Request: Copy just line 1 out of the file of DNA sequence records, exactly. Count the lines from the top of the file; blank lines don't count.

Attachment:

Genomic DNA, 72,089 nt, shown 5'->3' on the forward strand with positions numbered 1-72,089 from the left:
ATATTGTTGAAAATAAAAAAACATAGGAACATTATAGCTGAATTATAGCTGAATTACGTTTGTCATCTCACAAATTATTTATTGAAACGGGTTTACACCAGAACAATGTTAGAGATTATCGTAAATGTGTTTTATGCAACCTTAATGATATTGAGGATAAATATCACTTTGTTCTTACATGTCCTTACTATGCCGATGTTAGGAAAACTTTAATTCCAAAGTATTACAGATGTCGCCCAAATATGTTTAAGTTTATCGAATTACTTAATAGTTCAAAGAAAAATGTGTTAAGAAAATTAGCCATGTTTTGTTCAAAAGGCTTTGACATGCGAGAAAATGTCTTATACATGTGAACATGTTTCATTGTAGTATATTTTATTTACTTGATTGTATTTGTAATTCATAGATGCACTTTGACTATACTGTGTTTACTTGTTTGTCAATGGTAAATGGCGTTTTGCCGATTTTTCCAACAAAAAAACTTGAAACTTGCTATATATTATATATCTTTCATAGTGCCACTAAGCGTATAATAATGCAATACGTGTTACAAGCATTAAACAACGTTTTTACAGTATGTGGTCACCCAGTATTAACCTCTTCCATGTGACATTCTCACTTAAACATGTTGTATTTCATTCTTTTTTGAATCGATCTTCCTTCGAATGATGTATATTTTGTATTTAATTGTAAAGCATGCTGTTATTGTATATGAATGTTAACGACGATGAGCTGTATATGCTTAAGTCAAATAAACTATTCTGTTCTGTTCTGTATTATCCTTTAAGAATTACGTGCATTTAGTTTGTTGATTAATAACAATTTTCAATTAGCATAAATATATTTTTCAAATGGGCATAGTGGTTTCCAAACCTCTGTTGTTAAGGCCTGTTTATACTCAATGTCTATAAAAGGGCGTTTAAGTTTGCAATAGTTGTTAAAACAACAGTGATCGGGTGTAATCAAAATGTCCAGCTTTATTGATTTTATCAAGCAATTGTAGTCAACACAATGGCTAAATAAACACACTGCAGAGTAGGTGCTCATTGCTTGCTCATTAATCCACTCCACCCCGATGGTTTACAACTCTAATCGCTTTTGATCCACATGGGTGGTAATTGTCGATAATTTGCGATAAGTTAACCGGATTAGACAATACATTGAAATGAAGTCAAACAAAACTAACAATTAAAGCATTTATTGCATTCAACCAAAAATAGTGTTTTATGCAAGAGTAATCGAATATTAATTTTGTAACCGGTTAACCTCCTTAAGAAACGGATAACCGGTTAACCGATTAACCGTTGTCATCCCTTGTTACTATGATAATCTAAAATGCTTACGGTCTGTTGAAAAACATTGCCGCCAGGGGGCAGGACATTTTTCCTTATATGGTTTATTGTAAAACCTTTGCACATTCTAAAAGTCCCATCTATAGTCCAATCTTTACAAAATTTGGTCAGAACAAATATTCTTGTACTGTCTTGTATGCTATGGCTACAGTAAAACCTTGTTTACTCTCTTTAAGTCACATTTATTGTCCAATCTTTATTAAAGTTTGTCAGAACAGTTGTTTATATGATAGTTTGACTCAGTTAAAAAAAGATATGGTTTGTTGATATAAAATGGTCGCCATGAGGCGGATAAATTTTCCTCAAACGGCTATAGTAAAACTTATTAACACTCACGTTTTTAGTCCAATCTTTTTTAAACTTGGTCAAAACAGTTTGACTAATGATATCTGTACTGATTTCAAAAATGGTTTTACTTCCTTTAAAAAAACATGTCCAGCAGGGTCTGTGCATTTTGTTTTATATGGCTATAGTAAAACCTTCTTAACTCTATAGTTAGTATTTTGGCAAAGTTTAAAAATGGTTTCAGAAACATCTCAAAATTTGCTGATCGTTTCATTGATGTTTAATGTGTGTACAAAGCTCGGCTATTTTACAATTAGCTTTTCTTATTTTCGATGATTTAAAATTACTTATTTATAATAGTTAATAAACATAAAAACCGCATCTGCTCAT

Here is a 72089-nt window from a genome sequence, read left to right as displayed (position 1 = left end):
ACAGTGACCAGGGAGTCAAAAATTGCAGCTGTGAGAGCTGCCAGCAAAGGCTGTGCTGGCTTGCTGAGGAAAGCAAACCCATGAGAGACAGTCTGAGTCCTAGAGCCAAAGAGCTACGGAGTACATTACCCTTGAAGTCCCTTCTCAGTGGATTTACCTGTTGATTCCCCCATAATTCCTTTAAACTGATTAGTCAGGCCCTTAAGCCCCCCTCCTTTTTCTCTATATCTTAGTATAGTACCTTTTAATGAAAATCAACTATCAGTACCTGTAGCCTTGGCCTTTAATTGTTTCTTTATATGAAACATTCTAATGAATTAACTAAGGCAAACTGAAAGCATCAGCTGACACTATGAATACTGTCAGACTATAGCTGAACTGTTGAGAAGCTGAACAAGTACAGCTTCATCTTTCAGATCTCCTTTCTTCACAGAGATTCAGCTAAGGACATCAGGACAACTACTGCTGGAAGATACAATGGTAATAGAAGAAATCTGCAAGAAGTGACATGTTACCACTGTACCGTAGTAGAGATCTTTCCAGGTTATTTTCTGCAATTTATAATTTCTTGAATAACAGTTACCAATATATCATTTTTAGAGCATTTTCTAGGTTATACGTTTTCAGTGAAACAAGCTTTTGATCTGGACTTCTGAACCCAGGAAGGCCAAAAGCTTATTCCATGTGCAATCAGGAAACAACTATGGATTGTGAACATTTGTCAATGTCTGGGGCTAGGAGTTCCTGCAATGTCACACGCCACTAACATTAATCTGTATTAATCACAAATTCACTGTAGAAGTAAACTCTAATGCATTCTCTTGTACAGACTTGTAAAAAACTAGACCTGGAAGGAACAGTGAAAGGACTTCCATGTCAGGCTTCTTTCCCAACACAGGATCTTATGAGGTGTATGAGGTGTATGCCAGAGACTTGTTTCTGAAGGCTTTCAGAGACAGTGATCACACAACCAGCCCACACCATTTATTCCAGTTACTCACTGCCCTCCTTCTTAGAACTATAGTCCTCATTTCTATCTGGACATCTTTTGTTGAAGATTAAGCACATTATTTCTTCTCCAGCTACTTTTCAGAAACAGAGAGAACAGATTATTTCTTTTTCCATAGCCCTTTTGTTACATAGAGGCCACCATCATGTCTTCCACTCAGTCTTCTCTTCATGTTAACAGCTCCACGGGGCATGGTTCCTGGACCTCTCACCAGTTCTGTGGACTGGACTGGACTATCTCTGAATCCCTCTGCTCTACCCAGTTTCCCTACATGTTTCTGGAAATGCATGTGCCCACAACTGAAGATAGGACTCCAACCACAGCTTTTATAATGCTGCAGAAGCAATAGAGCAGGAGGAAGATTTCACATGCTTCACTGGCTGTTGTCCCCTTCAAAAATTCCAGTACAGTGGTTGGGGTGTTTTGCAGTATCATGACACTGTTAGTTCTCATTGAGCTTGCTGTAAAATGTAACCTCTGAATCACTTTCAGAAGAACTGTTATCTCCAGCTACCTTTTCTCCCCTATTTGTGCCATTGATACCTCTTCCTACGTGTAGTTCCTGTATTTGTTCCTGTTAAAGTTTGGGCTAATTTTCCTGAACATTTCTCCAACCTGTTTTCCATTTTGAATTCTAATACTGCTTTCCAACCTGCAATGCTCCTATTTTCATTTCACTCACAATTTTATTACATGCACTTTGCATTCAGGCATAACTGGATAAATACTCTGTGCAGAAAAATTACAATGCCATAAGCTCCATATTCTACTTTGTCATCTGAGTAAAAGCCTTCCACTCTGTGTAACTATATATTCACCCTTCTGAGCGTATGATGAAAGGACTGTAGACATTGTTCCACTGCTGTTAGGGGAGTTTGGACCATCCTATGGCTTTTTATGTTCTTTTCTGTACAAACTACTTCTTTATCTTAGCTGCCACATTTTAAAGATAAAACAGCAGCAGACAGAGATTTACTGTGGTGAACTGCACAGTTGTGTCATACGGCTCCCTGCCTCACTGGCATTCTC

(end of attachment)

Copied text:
Genomic DNA, 72,089 nt, shown 5'->3' on the forward strand with positions numbered 1-72,089 from the left: